What can be done to prevent the effect of heat stress?

Heat stress management tips

  • Provide shade at lying area, water and feed bunk.

  • Allow slow air circulation (3-4 m/s) through side walls openings or by using fans.

  • Stimulate frequency of visits to the feed bank by installing nearby sprinklers.

  • Provide sufficient amount of good quality water (9 cm linear space per cow or 1 drinking space per 10 cows). A mature Holstein cow under heat stress may consume over 120 litres of water per day.

  • Offer high quality forages with good digestibility and adequate chopping length. Fibre is essential, but its metabolism produce more heat.

  • Glucose precursors should be preferred as source of energy or concentrate carbohydrates as glucose utilisation increases significantly in ruminants during heat stress. However, high consideration regarding the risk of acidosis should be taken.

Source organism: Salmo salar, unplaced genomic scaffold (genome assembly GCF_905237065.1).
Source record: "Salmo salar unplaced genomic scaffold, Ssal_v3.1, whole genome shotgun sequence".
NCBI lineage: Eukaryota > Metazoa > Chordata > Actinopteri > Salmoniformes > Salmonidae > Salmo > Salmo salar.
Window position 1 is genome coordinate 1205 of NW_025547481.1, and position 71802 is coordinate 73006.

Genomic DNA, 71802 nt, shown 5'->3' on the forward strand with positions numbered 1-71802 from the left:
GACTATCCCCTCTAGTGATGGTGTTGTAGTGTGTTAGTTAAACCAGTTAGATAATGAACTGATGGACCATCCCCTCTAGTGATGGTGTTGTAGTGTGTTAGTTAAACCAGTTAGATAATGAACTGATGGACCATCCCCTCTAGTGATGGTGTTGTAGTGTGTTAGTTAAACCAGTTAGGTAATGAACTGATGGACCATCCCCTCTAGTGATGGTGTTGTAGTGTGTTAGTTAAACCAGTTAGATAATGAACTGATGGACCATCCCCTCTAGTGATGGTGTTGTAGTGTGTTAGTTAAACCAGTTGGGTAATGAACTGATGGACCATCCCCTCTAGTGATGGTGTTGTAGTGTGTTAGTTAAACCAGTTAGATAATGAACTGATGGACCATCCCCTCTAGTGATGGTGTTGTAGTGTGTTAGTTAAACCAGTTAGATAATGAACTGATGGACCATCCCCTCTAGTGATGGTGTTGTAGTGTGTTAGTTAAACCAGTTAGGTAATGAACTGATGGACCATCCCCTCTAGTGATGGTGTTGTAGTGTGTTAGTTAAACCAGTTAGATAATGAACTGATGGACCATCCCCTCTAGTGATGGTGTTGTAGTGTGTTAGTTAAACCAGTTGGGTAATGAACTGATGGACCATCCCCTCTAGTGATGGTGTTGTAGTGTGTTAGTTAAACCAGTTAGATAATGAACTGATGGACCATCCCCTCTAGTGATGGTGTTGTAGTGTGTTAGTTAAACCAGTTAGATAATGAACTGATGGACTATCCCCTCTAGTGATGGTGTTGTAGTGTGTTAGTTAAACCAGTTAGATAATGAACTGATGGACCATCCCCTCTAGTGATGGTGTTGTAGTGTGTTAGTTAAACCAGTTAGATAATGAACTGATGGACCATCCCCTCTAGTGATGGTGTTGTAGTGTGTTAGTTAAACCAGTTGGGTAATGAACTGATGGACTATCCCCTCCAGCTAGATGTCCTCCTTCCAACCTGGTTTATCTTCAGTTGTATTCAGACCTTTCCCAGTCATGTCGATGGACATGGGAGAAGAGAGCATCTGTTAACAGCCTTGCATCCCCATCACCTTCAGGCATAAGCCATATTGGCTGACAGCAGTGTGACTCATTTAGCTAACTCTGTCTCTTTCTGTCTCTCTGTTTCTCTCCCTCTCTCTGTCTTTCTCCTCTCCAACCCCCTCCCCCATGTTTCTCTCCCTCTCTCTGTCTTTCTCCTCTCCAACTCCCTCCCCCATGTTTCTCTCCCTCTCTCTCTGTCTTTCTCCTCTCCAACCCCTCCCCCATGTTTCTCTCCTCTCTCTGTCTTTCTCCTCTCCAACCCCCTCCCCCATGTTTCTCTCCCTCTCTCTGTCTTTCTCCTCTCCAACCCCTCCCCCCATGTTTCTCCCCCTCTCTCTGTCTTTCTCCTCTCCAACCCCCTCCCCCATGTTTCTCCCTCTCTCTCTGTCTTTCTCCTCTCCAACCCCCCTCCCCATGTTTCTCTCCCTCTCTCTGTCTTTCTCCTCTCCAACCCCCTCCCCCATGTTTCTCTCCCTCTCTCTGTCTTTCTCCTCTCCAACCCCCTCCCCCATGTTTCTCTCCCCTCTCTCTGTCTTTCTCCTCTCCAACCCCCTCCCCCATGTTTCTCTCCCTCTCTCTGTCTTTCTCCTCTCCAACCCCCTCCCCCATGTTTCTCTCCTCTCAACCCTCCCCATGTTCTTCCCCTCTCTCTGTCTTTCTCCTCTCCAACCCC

• Use feed additives that support animals during heat stress.


  • The key to maintaining animal health and performance in periods of heat stress is to support the rumen and gut barrier function and ensure proper liver function. Producers should consider feed additives that support intestinal barrier function, neutralise endotoxins in the intestine, improve digestibility and promote feed intake. Finding the right solution may require a combination of additives tailored to a farm’s specific requirements.